LGBTQ+ Center panel discusses navigating professional world


Matthew Brown

The LGBTQ+ Center is located on the lower floor of Kent State’s Student Center and is open to any and all students.

Faith Fistler, Reporter

A diverse panel of speakers shared their experiences on how to navigate the workplace authentically at the “Being LGBTQ+ in the Professional World” virtual event Wednesday.

The LGBTQ+ Center presented the event that featured panelists of varying identities across different professional industries. Topics ranged from intersectionality, managing mental health as a working professional and finding community within the workplace.

Yvonna Washington-Greer, assistant vice president of equity, identity and success, introduced the event and why these conversations matter.

“So few things are more rewarding than feeling like you belong in your professional life,” Washington-Greer said. “In fact, belonging is linked to a 56% increase in job performance and a 50% drop in turnover. So when you feel comfortable bringing your authentic self to the workplace, you can focus on doing your best work and growing in your career field or even in your company.”

Former Kent State alumni and current student success programs coordinator Tyrone Berry Jr. said they found community in the workplace by being transparent about who they are.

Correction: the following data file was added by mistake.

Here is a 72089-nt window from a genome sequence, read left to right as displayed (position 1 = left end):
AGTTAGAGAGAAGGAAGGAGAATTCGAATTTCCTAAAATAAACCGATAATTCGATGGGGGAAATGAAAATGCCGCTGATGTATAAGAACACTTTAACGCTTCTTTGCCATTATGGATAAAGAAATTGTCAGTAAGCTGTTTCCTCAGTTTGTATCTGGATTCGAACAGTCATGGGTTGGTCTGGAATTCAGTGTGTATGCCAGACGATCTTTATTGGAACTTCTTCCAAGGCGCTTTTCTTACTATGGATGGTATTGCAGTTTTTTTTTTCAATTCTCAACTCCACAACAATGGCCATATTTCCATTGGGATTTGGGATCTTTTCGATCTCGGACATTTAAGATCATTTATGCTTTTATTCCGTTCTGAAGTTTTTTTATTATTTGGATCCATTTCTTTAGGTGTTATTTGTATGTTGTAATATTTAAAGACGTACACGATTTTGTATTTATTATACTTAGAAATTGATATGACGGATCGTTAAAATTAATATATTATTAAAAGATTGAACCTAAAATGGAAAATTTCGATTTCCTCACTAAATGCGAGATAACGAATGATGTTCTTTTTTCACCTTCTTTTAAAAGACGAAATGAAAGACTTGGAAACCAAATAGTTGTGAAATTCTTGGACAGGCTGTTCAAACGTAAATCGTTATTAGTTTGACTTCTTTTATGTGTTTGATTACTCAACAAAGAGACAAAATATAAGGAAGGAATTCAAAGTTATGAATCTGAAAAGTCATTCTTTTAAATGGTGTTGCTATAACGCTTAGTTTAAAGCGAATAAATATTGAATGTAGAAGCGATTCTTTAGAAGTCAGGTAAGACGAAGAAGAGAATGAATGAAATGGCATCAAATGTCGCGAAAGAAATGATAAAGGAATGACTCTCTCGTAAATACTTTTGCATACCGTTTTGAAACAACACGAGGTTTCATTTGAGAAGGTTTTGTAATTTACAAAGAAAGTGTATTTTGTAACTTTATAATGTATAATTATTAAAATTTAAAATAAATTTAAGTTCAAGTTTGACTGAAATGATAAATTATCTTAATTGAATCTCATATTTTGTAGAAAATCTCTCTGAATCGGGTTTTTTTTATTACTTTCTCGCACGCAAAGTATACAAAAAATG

“Finding community with the students and being able to be that face and that resource,” Berry said. “Like, you can be queer and have a really beautiful open relationship with yourself and others, while being a working professional.”

Courtney Greer, a technical program manager at Microsoft, shared that therapy, self reflection and having personal connections are valuable wellness strategies and key to professional development.

“If you’re weighed down by this, and you’re trying to think through those different identity boxes as a way to solve it, a lot of the times you’re not showing up 100%,” Greer said. “Having those resources in your toolbox … you’re going to easily find your way through those career challenges.”

The panel also discussed how to ensure that a potential employer cultivates an inclusive work environment. Advice on this topic included looking at the company’s diversity training, asking questions during the interview and looking for LGBTQ+ friendly signs around the workplace, like a rainbow pin or flag.

“But if you’re not seeing anything in the spaces, I would certainly advise you to challenge it in the trainings and meetings of like, ‘What does diversity look like?’” Berry said. “‘What does intersectionality look like? What does acceptance look like?’”

The panelists also stressed that self love and an openness to new experiences and failures are important for a student’s development and success.

“Don’t be afraid to get uncomfortable, as I said before. Live in that uncomfortability because it’s gonna just sprout growth,” Berry said. “That is some pieces of advice that I have for students.”

The LGBTQ+ Center has several more events planned this semester. To be notified of future events, follow the center’s Instagram.

Faith Fistler is a reporter. Contact her at [email protected].